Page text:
• Other words and phrases that contribute to this tone include generally ignored, particularly poor, maintaining a certain proximity, terrible discovery, discussed their plans, ruled out…options, perilous situations, reached a compromise, and my favorite line in the book, Embarrassed and enraged, Wilfred rushed off for home. 

This is Wilfred. He’s the one in the bowtie and suspenders. Is he anything like you imagined him?

from THIS MOOSE BELONGS TO ME by Oliver Jeffers (click to enlarge)

Give it a try!

Go through your manuscript and highlight, in two different colors, all your nouns and adjectives, and then analyze them. Are they the best, most specific choices you can make for your story and your characters? 

In the next lyrical language post, we’ll look at the revision process via some before-and-after examples. Until then, happy writing!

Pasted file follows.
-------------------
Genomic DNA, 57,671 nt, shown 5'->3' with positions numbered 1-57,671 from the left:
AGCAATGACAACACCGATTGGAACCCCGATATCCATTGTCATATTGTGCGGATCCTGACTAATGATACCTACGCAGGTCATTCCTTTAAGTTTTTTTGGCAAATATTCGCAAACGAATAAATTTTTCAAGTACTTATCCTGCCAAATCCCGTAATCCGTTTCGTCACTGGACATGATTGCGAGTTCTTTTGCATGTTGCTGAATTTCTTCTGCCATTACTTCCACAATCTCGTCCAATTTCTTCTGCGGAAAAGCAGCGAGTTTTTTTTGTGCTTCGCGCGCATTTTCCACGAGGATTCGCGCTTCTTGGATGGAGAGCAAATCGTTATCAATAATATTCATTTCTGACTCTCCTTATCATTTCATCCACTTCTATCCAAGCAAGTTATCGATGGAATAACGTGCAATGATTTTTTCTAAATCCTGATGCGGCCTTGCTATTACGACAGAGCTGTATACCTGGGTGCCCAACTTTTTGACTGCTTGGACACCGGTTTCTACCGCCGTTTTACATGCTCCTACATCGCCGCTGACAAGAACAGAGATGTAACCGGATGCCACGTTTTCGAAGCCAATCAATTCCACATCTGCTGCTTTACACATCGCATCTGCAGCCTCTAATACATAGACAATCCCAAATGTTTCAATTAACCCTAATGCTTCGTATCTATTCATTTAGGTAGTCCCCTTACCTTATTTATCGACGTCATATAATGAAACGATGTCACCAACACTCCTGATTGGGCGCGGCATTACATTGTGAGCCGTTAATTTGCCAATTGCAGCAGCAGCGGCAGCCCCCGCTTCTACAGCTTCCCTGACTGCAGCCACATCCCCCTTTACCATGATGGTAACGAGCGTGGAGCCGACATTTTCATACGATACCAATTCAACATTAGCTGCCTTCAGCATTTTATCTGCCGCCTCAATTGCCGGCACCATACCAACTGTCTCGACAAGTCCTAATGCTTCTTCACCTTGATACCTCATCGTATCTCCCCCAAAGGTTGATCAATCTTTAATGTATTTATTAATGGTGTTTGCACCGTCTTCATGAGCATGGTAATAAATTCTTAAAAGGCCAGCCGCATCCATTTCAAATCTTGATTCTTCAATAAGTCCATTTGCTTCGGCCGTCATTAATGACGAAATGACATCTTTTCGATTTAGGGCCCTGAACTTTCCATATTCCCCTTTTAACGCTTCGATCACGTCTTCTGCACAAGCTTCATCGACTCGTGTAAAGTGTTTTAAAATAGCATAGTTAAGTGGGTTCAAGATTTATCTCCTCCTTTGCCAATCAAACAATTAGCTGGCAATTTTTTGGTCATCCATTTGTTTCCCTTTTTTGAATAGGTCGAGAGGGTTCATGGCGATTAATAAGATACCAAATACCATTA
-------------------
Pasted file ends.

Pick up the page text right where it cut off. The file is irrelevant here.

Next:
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Copyright © 2015 Renée M. LaTulippe. This article is partially excerpted from lessons in the online course The Lyrical Language Lab: Punching Up Prose with Poetry. All rights reserved.

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Would you like some more sneak peeks into The Lyrical Language Lab lessons? Check out Renée’s other posts on Today’s Little Ditty:

Sound Bites: Making Writing Musical
Mood, Effect, and Emotion: Sentence Transformation    
What Dodo Birds Can Teach Is About Meter

An editor and writer, Renée LaTulippe has co-authored nine early readers and a collection of poetry titled Lizard Lou: a collection of rhymes old and new (Moonbeam Children’s Book Award) and has poems in several editions of The Poetry Friday Anthology. She developed and teaches the online course The Lyrical Language Lab: Punching Up Prose with Poetry and blogs on children’s poetry at

Dragon's not the only one who knows where to find scrumptious poetry. Join Catherine at Reading to the Core for this week's Poetry Friday roundup.